It’s early Sunday night at Parkway Deli & Restaurant in Silver Spring, Md., And a customer is sorry not to find one of the reasons for his visit.
Time to take to an oldtimer, to break the bread with the past. Parkway, introduced by Lou Gurewitz in 1963, commits. Named after its proximity to Rock Creek Park, the company is now in the hands of grandson Danny Gurewitz, 52, who took over the operation from his father, Stuart, after Stuart suffered a stroke in 2005. Danny, who moved to Texas when his parents became divorced in 1979 but returned to Maryland to see his father and hit the Parkway, is also the resident guy, repairing toasters, installing WiFi and assembling outdoor canopies as needed.
The front of the operation is a small grocery store and deli that you pass through to reach the dining room with 110 seats. A semi-visible grill and kitchen tip for what to expect on the multi-sided, plastic-bound menu: chili, chicken, hash-brown omelets, salads galore, Reubens (and enough other sandwiches to fill a Potbelly), “Jewish food” and dinners of the type that suggest home (fried turkey, stuffed cabbage).
Parkway’s chicken soup – with or without an airy-if-undersalted matzoh ball – I know well. While working from home during the pandemic, my boyfriend knew that a takeaway order from Parkway was pretty much all I needed to drive myself until showtime (okay, a dinner review). Tender pieces or pieces of chicken wrapped the container with golden broth, gently seasoned and stuffed with a fist cut carrots, celery, onions and egg noodles. Each spoonful had the power of a hug.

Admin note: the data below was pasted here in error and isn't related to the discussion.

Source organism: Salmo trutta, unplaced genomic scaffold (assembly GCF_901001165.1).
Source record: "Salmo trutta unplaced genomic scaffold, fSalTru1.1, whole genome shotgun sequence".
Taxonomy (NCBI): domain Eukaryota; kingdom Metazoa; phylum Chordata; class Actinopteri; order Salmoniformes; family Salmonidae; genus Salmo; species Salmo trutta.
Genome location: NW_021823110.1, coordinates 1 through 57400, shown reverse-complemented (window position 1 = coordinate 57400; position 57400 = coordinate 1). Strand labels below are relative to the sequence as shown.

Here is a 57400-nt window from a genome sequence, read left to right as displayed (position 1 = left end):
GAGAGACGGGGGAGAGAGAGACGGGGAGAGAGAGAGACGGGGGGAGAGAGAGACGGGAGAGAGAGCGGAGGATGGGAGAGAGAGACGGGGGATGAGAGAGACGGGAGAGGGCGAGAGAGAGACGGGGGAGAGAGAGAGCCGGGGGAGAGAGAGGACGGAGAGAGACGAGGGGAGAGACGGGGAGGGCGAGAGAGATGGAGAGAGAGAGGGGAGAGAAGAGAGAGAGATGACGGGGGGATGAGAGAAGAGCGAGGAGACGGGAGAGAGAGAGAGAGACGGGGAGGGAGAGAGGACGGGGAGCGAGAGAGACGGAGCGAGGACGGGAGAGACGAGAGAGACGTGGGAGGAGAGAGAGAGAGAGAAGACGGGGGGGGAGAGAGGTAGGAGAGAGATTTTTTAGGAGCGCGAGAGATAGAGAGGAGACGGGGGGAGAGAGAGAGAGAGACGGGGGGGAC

I can understand why the gentleman from my first sitting at Parkway was upset about the missing pickle bar. “It gives you something to do while you wait for your food,” Gurewitz says. In the 70s and 80s, he says, pickles and sauerkraut were brought to the table. The welcome was later replaced by a help-yourself-refrigerated cart and expanded to include pickled beets, bread-and-butter “chips” and more.
The dining room, painted in purple and aqua, is otherwise plain and practical. A band of mirrors allows you to play voyeur from just about any table, and a carousel of spices caters to a host of wishes: salt and pepper shakers, of course, but also two kinds of hot sauce, three sweeteners plus a plastic card that promotes happy hour offer.
The dinners served from kl. 16 every day, makes me wish there were more such sources. Slices of turkey fried internally almost hide the onion-filled cornbread that supports them. Just like on Thanksgiving, the bounty comes with brown sauce and cranberry sauce. Diners choose a side; lightly dressed coleslaw or creamy macaroni and cheese tend to round out my party. Cabbage stuffed with ground beef and rice is for some of us as cheering as a call from home, despite its too sweet tomato sauce. And I love the crunch and juice from the fried half chicken. Alas, the idea of liver and onions is better than reality: Thin slices of veal liver that seem to have left all their juice on the grill make me comfort myself with the crispy bacon and roasted peppers dipped in the main course.